All things considered, absent the BOLO information, Trooper Hebert did not have sufficient justification to extend the detention. Hence, the continued detention became an unreasonable seizure in violation of the Fourth Amendment and the subsequent search and arrest were invalid.

(B) Legality of the arrest/search with the BOLO information admitted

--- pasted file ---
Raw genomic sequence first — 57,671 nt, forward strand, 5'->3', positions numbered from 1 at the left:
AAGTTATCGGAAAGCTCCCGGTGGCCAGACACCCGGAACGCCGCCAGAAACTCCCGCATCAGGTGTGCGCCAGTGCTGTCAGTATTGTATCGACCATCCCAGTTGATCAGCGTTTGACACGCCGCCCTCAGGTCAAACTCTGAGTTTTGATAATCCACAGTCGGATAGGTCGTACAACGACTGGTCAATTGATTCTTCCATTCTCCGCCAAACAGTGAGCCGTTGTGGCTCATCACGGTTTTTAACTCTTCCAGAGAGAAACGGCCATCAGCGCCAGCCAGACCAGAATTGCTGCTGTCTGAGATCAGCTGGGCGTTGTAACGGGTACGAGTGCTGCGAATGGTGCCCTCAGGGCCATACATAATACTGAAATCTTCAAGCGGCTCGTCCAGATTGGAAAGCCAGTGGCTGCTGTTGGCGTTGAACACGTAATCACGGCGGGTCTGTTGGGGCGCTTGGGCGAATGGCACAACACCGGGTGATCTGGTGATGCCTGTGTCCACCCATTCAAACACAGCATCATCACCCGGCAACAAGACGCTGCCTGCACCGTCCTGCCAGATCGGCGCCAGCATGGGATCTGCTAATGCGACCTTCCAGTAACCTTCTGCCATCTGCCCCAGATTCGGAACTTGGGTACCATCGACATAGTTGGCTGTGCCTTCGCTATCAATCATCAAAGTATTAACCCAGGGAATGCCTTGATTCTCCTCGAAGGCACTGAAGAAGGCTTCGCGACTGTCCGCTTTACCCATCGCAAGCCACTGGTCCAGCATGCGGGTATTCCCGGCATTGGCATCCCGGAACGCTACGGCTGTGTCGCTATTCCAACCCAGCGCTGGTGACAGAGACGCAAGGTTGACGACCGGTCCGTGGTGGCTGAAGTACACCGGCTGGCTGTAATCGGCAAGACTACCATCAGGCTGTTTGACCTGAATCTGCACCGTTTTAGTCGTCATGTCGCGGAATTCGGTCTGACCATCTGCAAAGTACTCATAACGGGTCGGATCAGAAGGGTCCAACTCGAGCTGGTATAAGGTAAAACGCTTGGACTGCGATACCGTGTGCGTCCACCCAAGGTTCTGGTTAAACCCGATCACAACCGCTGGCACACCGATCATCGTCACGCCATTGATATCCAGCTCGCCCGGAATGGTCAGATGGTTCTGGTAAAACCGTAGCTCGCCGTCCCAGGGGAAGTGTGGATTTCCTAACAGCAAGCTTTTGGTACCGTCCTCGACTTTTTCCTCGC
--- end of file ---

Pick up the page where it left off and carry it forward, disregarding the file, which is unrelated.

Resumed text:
The additional information Trooper Hebert received from the BOLO was minimal. While the description of the pick-up truck was detailed and accurate, he was given no information whatsoever as to why the defendant was suspected of carrying narcotics. Indeed, all he was told was that the vehicle was "possibly" carrying narcotics, a level of chance which is arguably true of every vehicle on the highway. While Louisiana State Police Trooper Murphy Paul had a great deal of additional information and opined that he believed there was probable cause to stop the defendant's truck, Trooper Hebert had only the barebones "possibility" that the truck carried narcotics with no backup information to support that suspicion. The government argues that Trooper Paul's knowledge can be attributed to Trooper Hebert under "the collective knowledge doctrine" articulated inCharles v. Smith, 894 F.2d 718 (5th Cir.), cert. denied, 498 U.S. 957 (1990). That case is clearly distinguishable. In Charles, the arresting officer had a great deal of information — he knew that a woman had been raped just a short time earlier, he had a clothing description of the assailant and the direction in which the rapist had gone on foot; he also knew that another officer had spoken to the defendant, who was hitchhiking nearby, a short time before the rape. The arresting officer then spotted the defendant, again hitchhiking, less than mile from the scene of the rape, and wearing clothes that matched those of the assailant. The issue in Charles was whether it mattered where the arresting officer had gotten the information — whether it had come directly from the victim or from another officer who had spoken to the victim. The Fifth Circuit found that it did not matter. Even though the arresting officer had no "personal knowledge" of the facts establishing probable cause, he had in fact been provided enough information by those with such knowledge as to justify the arrest. It is clear that the "collective knowledge doctrine" as set forth by the Fifth Circuit requires that the collective knowledge be communicated to the arresting officer. It's not enough that it was simply in the head of someone else. Accord, United States v. Webster, 750 F.2d 307, 323 (5th Cir. 1984),cert. denied, 471 U.S. 1106 (1985).